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Fight against adult businesses costly for city of Houston

Houston- It’s a big bill for so few clothes.

The city has spent nearly $1.3 million since 1997 on outside lawyers to
defend a sweeping sexually oriented business ordinance against legal
challenges from topless bars, adult book stores and “modeling” studios,
officials say.

That figure doesn’t include the likely equal amount of time city
lawyers have spent over the years supporting and advising the outside
legal team.

City Attorney Arturo Michel said defending the ordinance has been an
unusually costly and time-consuming process.

“It involved more legal work, and clearly more work with people looking
at the data and preparing for trial,” he said. “With most other
litigation, we typically don’t appropriate anything that’s even close
to that.”

Not surprisingly, the city’s policymakers and the adult industry
diverge on the necessity of fighting over the ordinance, which, among
many regulations, prohibits the businesses from opening within 1,500 of
feet of schools, churches, parks and day care centers.

“It is a ludicrous use of the city of Houston’s money, absolutely
ludicrous,” said Nelson Hensley, a local lawyer who represents five
adult cabarets that could be forced to close or move should the
ordinance stand.

Mayor Bill White said the city can’t be bullied in court, even if the
cost raises a “fair question.”

“I would prefer that people not litigate against lawful ordinances,” he
said. “It’s also important that the city show a commitment to fighting
these lawsuits.”

The cost of that fight is sure to grow. A federal judge ruled in March
that the city could begin enforcing the distance rules in the
ordinance. The provision also restricts adult businesses from
clustering together or operating near largely residential areas.

That means employees in as many as 150 such businesses could face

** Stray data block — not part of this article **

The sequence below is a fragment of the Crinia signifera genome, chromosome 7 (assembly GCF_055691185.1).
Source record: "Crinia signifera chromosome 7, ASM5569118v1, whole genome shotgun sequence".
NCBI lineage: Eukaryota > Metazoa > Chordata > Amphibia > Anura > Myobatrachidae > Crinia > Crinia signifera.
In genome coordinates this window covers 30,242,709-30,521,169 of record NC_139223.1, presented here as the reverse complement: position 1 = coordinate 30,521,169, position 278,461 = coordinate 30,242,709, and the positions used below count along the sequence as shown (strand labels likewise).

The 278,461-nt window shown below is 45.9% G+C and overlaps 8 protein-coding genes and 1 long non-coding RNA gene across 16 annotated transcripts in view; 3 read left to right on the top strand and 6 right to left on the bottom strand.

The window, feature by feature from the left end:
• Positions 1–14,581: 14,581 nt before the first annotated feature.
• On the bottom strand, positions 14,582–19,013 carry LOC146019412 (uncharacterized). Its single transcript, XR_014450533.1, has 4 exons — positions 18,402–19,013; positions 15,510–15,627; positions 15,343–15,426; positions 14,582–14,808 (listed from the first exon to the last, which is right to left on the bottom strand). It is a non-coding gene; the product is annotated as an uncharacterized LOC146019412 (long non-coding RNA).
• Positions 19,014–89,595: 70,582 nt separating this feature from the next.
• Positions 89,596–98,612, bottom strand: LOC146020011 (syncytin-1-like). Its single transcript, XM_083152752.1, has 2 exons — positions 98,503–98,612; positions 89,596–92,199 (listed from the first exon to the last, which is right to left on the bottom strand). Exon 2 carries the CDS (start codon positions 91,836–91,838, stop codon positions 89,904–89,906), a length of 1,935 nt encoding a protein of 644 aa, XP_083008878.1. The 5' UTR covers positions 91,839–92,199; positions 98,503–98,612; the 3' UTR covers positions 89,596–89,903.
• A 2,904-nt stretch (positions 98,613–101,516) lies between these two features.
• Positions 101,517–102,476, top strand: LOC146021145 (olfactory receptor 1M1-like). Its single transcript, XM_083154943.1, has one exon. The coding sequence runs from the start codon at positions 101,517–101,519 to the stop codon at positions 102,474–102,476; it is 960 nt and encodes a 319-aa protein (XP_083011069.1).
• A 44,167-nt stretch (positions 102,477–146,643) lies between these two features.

arrest if they don’t relocate.

The Houston Police Department’s vice unit is planning what White has
characterized as an aggressive enforcement campaign.

To stave that off, a group of adult businesses is appealing to the 5th
U.S. Circuit Court of Appeals — an effort they say eventually could
extend to the U.S. Supreme Court.

In addition, at least nine businesses have filed lawsuits in state
courts here in recent days.

The suits challenge the ordinance’s provision for “amortization,” a
process by which the city could let clubs operate for a period after
the law takes effect so owners can recoup their investments before
moving or closing.

A suit filed on behalf of Treasures and three other clubs, for example,
challenges the city’s process as “arbitrary and capricious.”

“No criteria or guidelines are established so as to determine a proper
formula for amortizing one’s business and such determination is left to
the unbridled whim and discretion of a hearing official appointed by
the City of Houston,” wrote the businesses’ attorney, Al Van Huff of
Houston.

He and others want more time, but the lawyer handling the case for the
city said he suspects the courts will decide they’ve had plenty since
the ordinance passed.

“We are looking at whether the 10 years that they’ve been operating
would be more than enough amortization,” said the attorney, Pat Zummo,
who charges the city half what his private-sector clients get billed.

Put in perspective, the growing $1.3 million is a fraction of the
city’s multibillion-dollar annual operation. The city, for example,
expects to spend the same this fiscal year on paper and printing
supplies, and the figure represents only about a tenth of the legal
department’s entire annual budget.

In an era of rising public safety and health care costs, though, White
and other city officials acknowledge it’s a considerable sum.

Some local activists say they appreciate the effort, despite the costs.

“Can you really put a price on the quality of life?” asked Jackie
Mayhorn, president of the city’s Super Neighborhood Alliance.

Kelly DeHay, a Houston real estate agent who volunteers his time
fighting graffiti in the Neartown area, said the city is reacting to
the wishes of its residents.

“The city never would have spent that kind of money if they hadn’t had
complaints,” DeHay said.

The businesses and their attorneys see it differently, saying the money
could be better spent on more police officers or firefighters. Hensley
also questioned whether the ordinance is in keeping with Houston’s
entrepreneurial spirit.

“You take a city without zoning, and then come back and say, ‘We’re
going to target one business, and one business only, and we’re going to
spend whatever it takes because of the moral value of this,’ ” Hensley
said. “On so many different levels, I think that is foul.”

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